Investing is a process that's full of highs and lows -- sometimes the lows are pretty low, but the highs can also be pretty high, like in the case of a day bagger. Find out more about this investing term and what it means to score a day bagger below.

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What is a day bagger?

A day bagger is a stock that rises as much per share as you've invested in it in a single day. So, if you've invested $5 per share on average, and your stock rises $5 per share in one day, you've got a day bagger.

"Day bagger" is a term invented by the Rule Breakers community at The Motley Fool in 2007 as a variation on the "-bagger" terminology already in use. For example, a stock that doubles in value is a "two-bagger," or one that triples is a "three-bagger.' Since day baggers are stocks that gain their original cost basis in a single day, "day bagger" feels right.


Example of a day bagger

Let's say you've purchased stocks in the new biotech startup XYZ Labs. XYZ's share price is $5 per share when you invest, and you've made all your investments at once. So, the original price per share that you're working with is $5.

You've held XYZ for a little while, and their product is about to hit the market when other investors suddenly discover that XYZ Labs is a pretty cool stock to own. They rush to buy shares for long-term investing and drive the stock price up $6 that day. Since your original cost per share is $5, and the value of XYZ Labs has just gone up $6 in one day, XYZ Labs is a day bagger for you that day.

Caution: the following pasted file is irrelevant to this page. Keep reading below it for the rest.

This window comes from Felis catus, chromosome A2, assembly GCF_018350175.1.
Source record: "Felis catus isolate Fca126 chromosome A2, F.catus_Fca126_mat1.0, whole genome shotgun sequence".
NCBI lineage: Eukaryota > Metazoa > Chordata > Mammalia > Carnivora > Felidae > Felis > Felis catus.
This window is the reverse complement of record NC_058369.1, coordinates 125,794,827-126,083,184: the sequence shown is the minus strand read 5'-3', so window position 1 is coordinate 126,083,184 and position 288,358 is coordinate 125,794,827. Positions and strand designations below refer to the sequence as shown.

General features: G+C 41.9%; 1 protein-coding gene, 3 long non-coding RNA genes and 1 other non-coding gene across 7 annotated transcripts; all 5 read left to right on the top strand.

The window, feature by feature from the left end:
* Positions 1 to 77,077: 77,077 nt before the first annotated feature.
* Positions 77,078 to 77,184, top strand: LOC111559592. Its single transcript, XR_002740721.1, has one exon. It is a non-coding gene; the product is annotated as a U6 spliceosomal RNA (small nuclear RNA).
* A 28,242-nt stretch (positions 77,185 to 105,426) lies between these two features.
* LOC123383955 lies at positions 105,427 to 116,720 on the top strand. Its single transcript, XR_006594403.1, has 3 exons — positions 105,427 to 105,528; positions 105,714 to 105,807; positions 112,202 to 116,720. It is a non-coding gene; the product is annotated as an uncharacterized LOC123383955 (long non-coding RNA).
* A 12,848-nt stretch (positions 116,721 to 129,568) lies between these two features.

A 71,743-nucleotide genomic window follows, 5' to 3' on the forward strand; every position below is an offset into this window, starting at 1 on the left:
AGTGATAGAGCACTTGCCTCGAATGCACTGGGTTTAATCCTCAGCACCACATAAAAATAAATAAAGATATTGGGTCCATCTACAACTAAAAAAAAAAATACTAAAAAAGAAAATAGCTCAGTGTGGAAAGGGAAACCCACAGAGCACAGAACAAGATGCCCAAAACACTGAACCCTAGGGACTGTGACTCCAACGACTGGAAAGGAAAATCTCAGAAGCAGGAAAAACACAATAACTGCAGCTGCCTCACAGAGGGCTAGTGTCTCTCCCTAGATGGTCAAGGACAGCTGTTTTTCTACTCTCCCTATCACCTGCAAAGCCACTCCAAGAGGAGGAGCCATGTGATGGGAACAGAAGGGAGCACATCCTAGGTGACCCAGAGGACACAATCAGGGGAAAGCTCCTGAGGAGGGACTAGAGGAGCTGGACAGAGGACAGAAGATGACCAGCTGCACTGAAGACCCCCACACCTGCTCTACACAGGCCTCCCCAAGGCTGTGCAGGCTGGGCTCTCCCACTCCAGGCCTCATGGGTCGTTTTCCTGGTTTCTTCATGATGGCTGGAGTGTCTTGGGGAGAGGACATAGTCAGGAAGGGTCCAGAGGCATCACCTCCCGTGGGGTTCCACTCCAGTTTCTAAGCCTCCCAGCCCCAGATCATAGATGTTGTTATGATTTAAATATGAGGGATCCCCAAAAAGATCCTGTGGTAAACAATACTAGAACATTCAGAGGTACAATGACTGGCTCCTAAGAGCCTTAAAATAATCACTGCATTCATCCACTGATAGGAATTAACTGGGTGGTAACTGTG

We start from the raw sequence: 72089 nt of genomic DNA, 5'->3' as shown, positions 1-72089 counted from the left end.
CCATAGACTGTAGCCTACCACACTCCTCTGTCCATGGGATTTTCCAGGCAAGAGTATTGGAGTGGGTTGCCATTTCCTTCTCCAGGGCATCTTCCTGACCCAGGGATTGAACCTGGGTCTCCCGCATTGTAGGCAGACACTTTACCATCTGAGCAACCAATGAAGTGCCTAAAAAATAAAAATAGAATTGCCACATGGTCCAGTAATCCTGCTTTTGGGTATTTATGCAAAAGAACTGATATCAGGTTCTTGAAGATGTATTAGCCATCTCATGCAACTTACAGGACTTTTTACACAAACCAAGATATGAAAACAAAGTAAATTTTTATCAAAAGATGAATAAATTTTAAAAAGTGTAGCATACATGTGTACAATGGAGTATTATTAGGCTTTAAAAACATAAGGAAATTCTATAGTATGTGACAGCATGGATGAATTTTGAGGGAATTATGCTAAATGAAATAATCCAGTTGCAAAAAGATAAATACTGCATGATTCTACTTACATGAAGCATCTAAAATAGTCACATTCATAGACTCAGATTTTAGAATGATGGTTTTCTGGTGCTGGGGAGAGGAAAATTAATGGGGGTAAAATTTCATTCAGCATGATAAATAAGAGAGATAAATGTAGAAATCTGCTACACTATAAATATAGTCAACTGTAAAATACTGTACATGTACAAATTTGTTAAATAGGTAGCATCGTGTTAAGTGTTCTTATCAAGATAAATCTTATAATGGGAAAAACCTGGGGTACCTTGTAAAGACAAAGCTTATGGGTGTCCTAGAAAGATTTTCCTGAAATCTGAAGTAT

If those new investors came in at, say, $15 per share, the stock will become a day bagger for them on the day it increases $15 in a single day, calculated using the closing price for that day.

Day bagger vs. spiffy pop

Day bagger vs. spiffy pop: what's the difference?

If you've been around The Motley Fool for long, you probably have heard another term that sounds a lot like this: Spiffy popping. The difference between a spiffy pop and a day bagger comes down to usage. Spiffy pop is a verb, as in "XYZ Labs spiffy popped!" and day bagger is a noun, "XYZ Labs was a day bagger for me today."

In reality, you should use both terms together, although not interchangeably, since they are different parts of speech. Just like you'd say a spring sprung, you'd say a day bagger spiffy popped. (I hope that clears things up.)

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Why they matter

Why day baggers matter to investors

Day baggers are huge deals to investors, especially those who are still relatively new to investing. They're giant wins worthy of celebration, and they keep investors interested in the longer-term goals they're setting for themselves.

But it's more than that, of course.

A day bagger also means you're probably on the right track. As more of your stocks earn themselves at least one day as a day bagger and don't slide back too significantly, you can feel more confident in your stock-picking methods. You're on the right track to a far better retirement than you might have had by simply playing it safe and investing in exchange-traded funds or other pre-built portfolios.

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